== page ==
*Delhi* is a large town, near the river Jumna, which runs from north to south, then from west to east, and after having passed Agra and Khajwa, loses itself in the *Ganges*. Since Shah Jahan has caused the new town of Jahanabad [=*Shahjahanabad*] to be built, to which he has given his name, and where he preferred to reside rather than at Agra, because the climate is more temperate, Delhi has become much broken down and is nearly all in ruins, only sufficient of it remaining standing to afford a habitation to the poor. There are narrow streets and houses of bamboo as in all India, and only three or four nobles of the court reside at Delhi, in large enclosures, in which they have their tents pitched. Here also the Reverend Jesuit Father who was at the court had his dwelling.
Jahanabad, like Delhi, is a great straggling town, and a simple wall separates them. All the houses of private persons are large enclosures, in the middle of which is the dwelling, so that no one can approach the place where the [] women are shut up. The greater part of the nobles do not live in the town, but have their houses outside, so as to be near the water. When entering Jahanabad from the Delhi side, a long and wide street is to be seen, where, on both sides, there are arches under which the merchants carry on their business, and overhead there is a kind of platform [the Faiz Bazaar]. This street leads to the great square, where the Emperor's palace is; and there is another very straight and wide one, which leads to the same square near another gate of the palace, in which there are the houses of the principal merchants who keep no shops.
The Emperor's palace is a good half league in circuit. The walls are of fine cut stone, with battlements, and at every tenth battlement there is a tower. The fosses [=moats] are full of water and are lined with cut stone. The principal gate has nothing magnificent about it, nor has the first court, where the nobles are permitted to enter on their elephants.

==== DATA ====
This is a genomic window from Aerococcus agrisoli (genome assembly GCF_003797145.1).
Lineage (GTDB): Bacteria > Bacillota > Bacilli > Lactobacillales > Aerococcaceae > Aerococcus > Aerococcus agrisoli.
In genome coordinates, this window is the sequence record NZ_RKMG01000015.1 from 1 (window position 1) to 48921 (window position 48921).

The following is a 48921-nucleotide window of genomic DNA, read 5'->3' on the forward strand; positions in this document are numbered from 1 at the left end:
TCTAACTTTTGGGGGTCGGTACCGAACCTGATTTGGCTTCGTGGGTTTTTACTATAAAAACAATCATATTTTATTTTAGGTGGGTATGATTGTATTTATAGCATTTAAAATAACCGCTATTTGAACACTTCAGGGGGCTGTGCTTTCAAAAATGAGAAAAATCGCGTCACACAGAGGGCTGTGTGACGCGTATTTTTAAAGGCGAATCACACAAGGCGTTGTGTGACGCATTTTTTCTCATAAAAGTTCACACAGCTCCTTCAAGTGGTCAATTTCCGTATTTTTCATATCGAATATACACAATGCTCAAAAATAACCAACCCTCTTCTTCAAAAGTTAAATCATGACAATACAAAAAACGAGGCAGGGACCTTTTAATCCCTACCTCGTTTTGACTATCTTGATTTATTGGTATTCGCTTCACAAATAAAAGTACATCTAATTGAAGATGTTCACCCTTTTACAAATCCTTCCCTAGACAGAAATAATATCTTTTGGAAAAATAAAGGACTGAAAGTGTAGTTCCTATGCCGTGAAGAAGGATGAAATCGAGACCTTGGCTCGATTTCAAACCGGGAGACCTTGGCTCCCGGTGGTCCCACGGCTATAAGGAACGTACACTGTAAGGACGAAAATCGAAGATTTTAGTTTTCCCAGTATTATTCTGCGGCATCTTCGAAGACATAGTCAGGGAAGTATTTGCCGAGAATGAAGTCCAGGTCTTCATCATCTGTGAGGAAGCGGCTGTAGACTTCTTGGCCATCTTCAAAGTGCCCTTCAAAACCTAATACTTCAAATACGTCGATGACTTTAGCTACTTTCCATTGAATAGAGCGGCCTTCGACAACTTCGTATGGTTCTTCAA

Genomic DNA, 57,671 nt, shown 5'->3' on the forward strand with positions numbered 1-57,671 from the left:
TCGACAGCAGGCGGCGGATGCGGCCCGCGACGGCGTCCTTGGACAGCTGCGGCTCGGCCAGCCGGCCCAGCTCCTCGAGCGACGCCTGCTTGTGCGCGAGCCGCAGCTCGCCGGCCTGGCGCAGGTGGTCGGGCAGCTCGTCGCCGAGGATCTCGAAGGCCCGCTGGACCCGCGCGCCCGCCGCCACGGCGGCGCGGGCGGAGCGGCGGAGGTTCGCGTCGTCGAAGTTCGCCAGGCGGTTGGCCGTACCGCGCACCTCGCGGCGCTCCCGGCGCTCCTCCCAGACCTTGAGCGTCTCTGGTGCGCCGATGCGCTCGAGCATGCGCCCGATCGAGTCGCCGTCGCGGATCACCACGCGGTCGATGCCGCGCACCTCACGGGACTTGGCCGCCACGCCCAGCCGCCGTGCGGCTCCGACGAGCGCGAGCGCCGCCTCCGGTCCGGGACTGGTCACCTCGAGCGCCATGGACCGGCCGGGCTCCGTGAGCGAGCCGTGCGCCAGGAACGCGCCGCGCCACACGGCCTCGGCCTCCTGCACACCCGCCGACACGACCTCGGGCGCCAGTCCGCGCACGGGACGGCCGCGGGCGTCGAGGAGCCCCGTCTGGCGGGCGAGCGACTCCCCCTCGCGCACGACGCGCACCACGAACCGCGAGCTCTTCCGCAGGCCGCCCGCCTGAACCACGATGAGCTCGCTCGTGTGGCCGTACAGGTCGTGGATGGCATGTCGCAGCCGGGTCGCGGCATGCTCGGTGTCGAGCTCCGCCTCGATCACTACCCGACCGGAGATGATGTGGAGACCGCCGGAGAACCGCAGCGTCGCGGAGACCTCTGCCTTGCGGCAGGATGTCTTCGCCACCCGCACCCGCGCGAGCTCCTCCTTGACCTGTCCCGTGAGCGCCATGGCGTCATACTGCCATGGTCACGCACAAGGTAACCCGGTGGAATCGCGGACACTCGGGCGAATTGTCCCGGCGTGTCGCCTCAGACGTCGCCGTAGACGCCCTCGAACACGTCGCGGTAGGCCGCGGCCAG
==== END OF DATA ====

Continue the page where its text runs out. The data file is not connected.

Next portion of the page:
Leading from this court there is a long and wide passage which has on both sides handsome porticoes, under which there are many small chambers where some of the horse-guards lodge. These porticoes are elevated about two feet from the ground, and the horses, which are fastened to rings outside, take their feed on the edge. In certain places there are large doors which lead to different apartments, as to that of the women, and to the Judges' court. In the middle of this passage there is a channel full of water, which leaves a good roadway on either side, and forms little basins at equal distances. This long passage leads to a large court where the *Umrahs*, i.e., the great nobles of the kingdom, who resemble the *Bashas* in Turkey, and the Khans in Persia, constitute [] the bodyguard. There are low chambers around this court for their use, and their horses are tethered outside their doors.
From this second court a third is entered by a large gate, by the side of which there is, as it were, a small room raised two or three feet from the ground. It is where the royal wardrobe [the "Tosha-khana"] is kept, and whence the *khilat* is obtained whenever the Emperor wishes to honour a stranger or one of his subjects. A little farther on, over the same gate, is the place where the drums, trumpets, and hautboys are kept [the "Naubat-khana" or "Naqqar-khana"], which are heard some moments before the Emperor ascends his throne of justice, to give notice to the Omrahs, and again when the Emperor is about to rise.